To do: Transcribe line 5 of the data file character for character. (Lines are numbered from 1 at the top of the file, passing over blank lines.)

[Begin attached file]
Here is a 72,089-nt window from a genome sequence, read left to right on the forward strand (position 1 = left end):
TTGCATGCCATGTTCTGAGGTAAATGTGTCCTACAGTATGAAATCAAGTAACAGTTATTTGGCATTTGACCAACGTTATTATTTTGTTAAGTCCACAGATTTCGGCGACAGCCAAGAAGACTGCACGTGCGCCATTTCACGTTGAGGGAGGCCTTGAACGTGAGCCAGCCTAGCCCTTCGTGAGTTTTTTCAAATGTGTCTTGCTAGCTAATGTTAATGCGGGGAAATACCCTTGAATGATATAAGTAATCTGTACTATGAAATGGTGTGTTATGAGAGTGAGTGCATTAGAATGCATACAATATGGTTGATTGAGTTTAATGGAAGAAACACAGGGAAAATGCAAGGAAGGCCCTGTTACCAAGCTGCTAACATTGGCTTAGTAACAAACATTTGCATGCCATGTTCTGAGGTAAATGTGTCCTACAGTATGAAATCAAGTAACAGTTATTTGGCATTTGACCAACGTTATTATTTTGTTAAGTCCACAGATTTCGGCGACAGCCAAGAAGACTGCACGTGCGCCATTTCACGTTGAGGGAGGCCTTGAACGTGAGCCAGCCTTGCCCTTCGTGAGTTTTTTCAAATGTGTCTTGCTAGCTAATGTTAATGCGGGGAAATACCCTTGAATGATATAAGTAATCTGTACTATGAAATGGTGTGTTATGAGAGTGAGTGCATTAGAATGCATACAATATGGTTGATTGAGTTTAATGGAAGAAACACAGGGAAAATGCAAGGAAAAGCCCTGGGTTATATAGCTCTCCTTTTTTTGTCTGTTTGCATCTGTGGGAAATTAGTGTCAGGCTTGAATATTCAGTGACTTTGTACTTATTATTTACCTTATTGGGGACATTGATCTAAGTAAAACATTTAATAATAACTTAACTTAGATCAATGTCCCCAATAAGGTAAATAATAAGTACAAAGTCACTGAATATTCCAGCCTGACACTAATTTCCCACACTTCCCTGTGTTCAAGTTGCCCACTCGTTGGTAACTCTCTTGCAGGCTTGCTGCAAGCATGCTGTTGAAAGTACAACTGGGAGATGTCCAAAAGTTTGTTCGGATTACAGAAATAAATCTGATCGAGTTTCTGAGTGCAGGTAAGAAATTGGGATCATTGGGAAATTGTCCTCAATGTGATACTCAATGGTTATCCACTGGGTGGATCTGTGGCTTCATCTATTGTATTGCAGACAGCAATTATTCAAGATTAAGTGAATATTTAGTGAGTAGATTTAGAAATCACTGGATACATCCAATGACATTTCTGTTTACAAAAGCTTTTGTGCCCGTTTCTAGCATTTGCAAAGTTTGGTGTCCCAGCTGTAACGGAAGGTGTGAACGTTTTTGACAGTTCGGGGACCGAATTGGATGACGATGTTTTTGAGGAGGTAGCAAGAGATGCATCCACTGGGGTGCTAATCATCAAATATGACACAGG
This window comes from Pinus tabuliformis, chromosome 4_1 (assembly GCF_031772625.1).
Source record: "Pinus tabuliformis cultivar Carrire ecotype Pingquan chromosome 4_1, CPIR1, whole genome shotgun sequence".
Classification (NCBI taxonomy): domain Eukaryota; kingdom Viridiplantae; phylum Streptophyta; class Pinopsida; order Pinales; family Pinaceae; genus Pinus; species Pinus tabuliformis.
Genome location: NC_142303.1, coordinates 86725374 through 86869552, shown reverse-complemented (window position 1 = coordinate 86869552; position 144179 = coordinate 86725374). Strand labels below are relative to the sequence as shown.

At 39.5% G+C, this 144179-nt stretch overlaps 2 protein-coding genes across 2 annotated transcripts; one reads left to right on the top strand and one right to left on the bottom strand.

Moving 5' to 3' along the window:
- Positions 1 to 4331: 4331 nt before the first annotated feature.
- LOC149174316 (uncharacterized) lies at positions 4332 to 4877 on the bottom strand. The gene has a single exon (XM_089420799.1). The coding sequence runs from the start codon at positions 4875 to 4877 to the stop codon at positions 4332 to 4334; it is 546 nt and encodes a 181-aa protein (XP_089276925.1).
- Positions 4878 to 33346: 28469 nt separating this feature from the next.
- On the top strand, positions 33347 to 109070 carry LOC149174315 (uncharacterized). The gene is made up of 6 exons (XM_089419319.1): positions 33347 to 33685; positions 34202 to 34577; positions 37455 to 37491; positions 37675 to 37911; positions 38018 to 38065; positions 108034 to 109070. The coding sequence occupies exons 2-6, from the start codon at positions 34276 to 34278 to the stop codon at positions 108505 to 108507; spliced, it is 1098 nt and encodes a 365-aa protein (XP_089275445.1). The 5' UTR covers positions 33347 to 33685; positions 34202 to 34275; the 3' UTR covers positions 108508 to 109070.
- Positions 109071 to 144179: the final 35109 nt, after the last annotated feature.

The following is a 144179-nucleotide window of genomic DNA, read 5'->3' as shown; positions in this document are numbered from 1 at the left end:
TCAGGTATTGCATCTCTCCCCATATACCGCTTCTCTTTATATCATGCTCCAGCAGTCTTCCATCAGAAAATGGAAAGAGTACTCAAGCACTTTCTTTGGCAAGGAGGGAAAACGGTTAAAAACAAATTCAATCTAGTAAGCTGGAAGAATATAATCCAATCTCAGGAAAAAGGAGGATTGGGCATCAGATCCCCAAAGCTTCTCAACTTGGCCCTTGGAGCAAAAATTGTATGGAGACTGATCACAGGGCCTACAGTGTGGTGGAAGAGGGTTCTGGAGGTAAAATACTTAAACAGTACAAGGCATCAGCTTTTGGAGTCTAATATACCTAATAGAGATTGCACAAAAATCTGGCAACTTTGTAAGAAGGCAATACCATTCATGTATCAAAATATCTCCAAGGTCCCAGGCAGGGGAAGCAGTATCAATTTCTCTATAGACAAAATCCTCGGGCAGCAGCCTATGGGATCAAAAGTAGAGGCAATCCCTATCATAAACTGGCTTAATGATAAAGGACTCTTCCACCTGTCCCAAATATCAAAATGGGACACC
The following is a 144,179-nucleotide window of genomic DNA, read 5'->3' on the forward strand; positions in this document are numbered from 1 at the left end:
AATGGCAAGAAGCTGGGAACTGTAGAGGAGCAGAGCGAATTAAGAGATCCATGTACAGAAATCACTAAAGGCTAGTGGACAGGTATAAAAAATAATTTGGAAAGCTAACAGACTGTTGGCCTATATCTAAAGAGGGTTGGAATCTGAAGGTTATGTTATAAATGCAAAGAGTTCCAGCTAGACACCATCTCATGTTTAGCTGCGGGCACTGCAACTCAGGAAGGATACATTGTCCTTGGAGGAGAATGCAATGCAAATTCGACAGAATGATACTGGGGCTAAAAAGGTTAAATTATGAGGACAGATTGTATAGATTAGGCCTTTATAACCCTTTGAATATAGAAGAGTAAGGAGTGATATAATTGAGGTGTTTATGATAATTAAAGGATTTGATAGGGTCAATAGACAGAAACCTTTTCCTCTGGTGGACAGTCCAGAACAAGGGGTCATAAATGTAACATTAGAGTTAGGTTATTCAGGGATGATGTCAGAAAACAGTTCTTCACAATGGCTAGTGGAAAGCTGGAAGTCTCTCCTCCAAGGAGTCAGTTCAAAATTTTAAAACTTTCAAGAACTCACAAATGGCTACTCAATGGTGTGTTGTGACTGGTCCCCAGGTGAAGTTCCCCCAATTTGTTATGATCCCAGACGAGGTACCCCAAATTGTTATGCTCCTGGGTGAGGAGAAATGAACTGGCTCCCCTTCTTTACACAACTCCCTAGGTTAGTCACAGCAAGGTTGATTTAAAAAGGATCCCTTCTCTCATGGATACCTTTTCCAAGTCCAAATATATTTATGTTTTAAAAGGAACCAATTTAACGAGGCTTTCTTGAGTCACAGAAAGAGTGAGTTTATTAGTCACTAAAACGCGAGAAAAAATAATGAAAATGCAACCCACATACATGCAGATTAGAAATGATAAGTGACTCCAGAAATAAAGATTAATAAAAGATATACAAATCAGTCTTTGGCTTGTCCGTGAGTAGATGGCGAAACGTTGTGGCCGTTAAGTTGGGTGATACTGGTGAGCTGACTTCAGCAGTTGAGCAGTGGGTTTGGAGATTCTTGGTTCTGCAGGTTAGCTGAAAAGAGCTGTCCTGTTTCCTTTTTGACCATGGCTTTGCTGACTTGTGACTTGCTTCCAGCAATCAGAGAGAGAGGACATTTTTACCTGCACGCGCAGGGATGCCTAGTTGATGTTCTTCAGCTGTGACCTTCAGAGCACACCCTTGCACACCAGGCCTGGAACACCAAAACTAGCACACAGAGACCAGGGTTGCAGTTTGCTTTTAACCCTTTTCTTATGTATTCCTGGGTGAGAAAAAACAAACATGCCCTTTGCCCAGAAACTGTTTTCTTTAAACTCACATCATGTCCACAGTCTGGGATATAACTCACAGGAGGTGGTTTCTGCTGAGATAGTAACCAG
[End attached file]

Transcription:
Classification (NCBI taxonomy): domain Eukaryota; kingdom Viridiplantae; phylum Streptophyta; class Pinopsida; order Pinales; family Pinaceae; genus Pinus; species Pinus tabuliformis.